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November 30, 2023 12:15 am | Updated 01:25 am IST
It is well known that collaborations between industry and academia can be mutually beneficial. However, most Indian higher education institutions (HEIs) have not focused on such collaborations or on intellectual property (IP) and technology transfers. While universities conduct and encourage basic research, many of them do not capitalise on the same research by commercialising their IP; they miss out on likely gains from patents, licensing, or start-up companies. Determining and managing impediments to collaborations between industry and academia requires a multi-pronged approach.
First, HEIs and industry can only collaborate if they evolve shared goals. HEIs predominantly seek to educate students and conduct research. They often focus on creating theoretical knowledge. On the other hand, industries are profit-driven and pursue practical applications of knowledge to enhance productivity and innovation. They may require a clear articulation of the applicability of academic research. An industrial company might be sceptical about funding a research project if it believes that the outcomes do not translate into prompt saleable applications. But HEIs may feel uneasy about the short-term focus of industrial projects. To resolve these issues, the two parties must engage in an open dialogue, develop a flexible attitude, and find common ground where theoretical knowledge and practical applications can coexist.
Second, there are cultural differences between how HEIs and industrial partners approach the issue of collaboration. Let us say an HEI is collaborating with an industrial partner (a renewable energy company) on a research project associated with sustainable energy. When researchers at the HEI scrutinise the data furnished by the company, they may find that it needs more academic rigour and theoretical profoundness. Consequently, they might suppose that the data is of restricted use for publishing in a prestigious academic journal.
Conversely, the company will focus more on practical outcomes. It may not have the time or expertise to have theoretical discussions since its immediate concern is to implement solutions in the real world by improving processes or by devising new products. So, both sides must find a middle path to bridge this cultural gap. HEI researchers could refine their findings into practical recommendations that the industrial partner can understand and implement, while the industrial partner could provide more context to the data.
Third, Indian HEIs must establish good communication channels with the industry. If a research team from a university is partnering with a pharmaceutical company, it needs to be acquainted with the industry’s regulatory processes. Training programmes could be implemented so that researchers and industry professionals get familiar with the other’s language and expectations.
Fourth, Indian HEIs must focus on building trust. Let us suppose a university and a tech company are collaborating to develop a new software application. A professor may be an expert in developing algorithms, but the industrial partner may want solutions that can be implemented in real-world products. Both parties can work out a mutually agreeable IP arrangement to address this. Such an arrangement will also help alleviate certain fears. For instance, the university might agree to fast-track the development of a prototype software application that the company can use and refine for commercial purposes. But the industrial partner may fear that the university researchers will publish the research results without considering the commercial implications of their research. To overcome this, the university and the industrial partner can sign non-disclosure agreements to ensure that sensitive information shared during collaboration remains confidential. Both parties can also agree on which results may be earmarked for academic publications and which may be kept confidential or jointly published. Clear agreements ensure transparency and help build trust.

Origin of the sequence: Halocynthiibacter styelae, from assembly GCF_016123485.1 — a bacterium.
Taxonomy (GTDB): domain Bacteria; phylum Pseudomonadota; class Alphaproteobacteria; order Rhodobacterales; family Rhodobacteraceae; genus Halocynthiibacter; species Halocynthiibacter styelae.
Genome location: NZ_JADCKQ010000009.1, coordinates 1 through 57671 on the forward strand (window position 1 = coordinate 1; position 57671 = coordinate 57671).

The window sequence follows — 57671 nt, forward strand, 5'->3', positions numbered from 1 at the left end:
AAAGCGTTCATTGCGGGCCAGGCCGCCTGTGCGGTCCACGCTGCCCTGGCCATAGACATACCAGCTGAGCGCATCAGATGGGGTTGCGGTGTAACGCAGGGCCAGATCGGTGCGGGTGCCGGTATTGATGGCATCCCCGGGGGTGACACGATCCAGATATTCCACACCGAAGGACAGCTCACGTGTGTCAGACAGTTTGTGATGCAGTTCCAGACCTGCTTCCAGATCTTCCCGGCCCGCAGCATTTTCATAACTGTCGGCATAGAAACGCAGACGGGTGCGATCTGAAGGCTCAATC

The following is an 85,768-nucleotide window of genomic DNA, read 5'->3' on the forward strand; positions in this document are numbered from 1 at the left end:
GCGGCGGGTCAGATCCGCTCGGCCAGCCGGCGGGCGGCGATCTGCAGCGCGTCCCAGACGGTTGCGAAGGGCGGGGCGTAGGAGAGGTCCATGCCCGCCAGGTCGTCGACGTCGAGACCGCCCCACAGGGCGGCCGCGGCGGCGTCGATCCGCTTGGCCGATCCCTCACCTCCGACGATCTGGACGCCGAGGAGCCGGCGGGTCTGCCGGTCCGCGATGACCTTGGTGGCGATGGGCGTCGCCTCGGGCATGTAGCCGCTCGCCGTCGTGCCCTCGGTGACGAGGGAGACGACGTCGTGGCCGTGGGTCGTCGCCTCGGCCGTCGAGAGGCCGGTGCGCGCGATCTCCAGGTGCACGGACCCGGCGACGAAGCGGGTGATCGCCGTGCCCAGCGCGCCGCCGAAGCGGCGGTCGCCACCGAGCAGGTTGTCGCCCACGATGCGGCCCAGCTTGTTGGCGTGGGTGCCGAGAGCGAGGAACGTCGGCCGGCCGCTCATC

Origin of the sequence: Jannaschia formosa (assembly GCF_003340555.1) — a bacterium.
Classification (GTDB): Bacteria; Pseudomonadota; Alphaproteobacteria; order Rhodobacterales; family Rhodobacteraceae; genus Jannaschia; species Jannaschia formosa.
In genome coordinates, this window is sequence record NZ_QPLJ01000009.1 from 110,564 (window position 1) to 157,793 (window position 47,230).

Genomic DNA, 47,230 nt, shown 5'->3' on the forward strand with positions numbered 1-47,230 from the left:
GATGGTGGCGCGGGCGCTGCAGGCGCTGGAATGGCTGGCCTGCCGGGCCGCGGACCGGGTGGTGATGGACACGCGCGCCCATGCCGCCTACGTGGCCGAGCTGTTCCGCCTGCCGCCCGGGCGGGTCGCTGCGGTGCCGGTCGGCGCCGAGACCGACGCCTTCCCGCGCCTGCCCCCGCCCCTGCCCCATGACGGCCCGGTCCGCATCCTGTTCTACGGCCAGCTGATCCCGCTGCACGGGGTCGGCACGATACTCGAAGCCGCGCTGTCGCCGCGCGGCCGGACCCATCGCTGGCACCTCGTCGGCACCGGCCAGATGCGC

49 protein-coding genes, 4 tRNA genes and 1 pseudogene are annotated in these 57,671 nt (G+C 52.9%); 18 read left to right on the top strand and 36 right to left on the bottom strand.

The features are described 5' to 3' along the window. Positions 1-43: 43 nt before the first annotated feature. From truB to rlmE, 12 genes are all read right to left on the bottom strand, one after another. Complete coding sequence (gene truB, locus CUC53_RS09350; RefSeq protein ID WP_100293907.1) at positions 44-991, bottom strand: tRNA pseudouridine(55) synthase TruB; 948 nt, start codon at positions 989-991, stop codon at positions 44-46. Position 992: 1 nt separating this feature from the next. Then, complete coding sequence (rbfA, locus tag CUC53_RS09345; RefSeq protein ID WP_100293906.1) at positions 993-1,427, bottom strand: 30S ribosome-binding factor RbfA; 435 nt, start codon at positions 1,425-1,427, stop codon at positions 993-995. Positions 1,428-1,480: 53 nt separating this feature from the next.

Colleges or universities with minimal research facilities can focus on short-term collaborations with local manufacturing companies facing technical problems in their production line that need a quick resolution. A team of students and faculty members from a college can provide a tangible solution that benefits the industry and brings returns to the college.
On the other hand, universities with good research facilities and faculty expertise can partner with an industry for long-term research collaborations that aim to develop cutting-edge technologies. The additional benefit of such long-term collaborations is that students can work as interns on research projects. They will then learn to handle deadlines, navigate failures, and collaborate with colleagues in the industry.
HEIs and industries should, therefore, work on developing a symbiotic relationship. Industries in specific domains should collaborate with research groups across different universities in the same domain to keep themselves abreast of new research developments. All this will become easier if government funding agencies announce suitable research grants and call for joint project proposals from HEIs and industry partners. There should also be critical annual reviews by a team of experts appointed by the funding agency to examine the deliverables promised by the stakeholders.
Mamidala Jagadesh Kumar is Chairman, University Grants Commission, and the 12th Vice-Chancellor of Jawaharlal Nehru University, New Delhi
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